11 August 2013

Not-so-secret US military involvement in the Jewish State

5 Elul 5773

The above pictured jobs ad appeared last week on the Jerusalem - Anglo website Janglo. (You can click it to enlarge for easier viewing.)  When it was brought to my attention, I was like "What?  Another American base being built in Israel?  Are they planning to take over or something?"  I'd heard in the past that there were at least five, one of which was supposed to be a massive underground facility.  So, out of curiosity, I googled it and found the following:

Secret US Military Bases In Israel Exposed

January 3, 2013. Tel Aviv. How many secret US military bases are there in Israel that the American people don’t know about? Six…wait, seven…no, eight. It seems the more research one does, the more secret US bases one finds in the Jewish State. Of the 8 known current and future bases, none is garnering more questions, from Congress as well as the American people, than the mysterious new US facility in Israel named, oddly enough, Base 911.

...recent discoveries and disclosures by the US Army Corps of Engineers show that the US has a larger military presence in Israel than most Americans are aware. [Or most Israelis, I'll warrant.]

This past summer, in response to sanctions and threatening rhetoric from Washington and Israel, the Iranian Revolutionary Guard warned American officials that their secret US military bases in Israel weren’t a secret. Iranian leaders insisted that should the US or Israel launch an unprovoked attack upon Iran, the Persian-Islamic State would retaliate against not only Israeli military bases, but all 6 US military bases in Israel as well.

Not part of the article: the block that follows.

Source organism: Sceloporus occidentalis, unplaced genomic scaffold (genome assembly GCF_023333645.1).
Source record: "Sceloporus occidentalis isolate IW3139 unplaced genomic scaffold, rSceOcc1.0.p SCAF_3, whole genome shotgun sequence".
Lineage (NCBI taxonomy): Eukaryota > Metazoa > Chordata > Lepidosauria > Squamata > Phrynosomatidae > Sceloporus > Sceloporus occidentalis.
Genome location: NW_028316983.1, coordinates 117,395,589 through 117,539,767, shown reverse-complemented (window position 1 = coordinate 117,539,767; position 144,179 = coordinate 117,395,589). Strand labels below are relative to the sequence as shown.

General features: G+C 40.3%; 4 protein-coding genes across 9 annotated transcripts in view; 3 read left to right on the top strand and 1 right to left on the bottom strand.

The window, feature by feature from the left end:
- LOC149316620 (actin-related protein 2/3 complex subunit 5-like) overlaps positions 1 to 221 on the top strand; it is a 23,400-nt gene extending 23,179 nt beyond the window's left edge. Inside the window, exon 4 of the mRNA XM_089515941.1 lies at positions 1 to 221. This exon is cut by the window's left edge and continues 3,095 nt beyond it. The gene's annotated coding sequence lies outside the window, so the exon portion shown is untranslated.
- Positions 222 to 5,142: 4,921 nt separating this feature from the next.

...Reaching out to an unnamed diplomat, the outlet quotes the official confirming the existence of multiple secret US military bases in Israel. “American military bases in the occupied territories are considered secret and most of them are underground,” the diplomat said, “These bases are known by codes ‘Base 51’ which houses ammunition, ‘Base 53’ which is located in an Israeli Air Force base, ‘Base 54’ is a hospital close to Tel Aviv used in emergency situations, and Bases ‘55’ and ‘56’ are used as ammunition and armaments reserves.”

Under the US Foreign Military Sales program, American military contractors and the US military itself have participated in the construction of a number of secret military bases in Israel over the past few years. In 1998, Israel and the US launched a $500 million construction project to build military facilities, mostly in the Negev Desert, allowing IDF forces to rapidly deploy throughout the West Bank.

Another secret US-Israeli military construction effort was documented in a commercial magazine called Engineering in Europe. The trade industry publication described the US construction of 3 military bases in Israel, built to house and support 20,000 troops. According to the outlet, the Israeli Air Force eventually moved into one of the bases after the US Army Corps of Engineers constructed a 2.5 mile long runway, 100 accompanying buildings and more than 10 miles of roads around the area.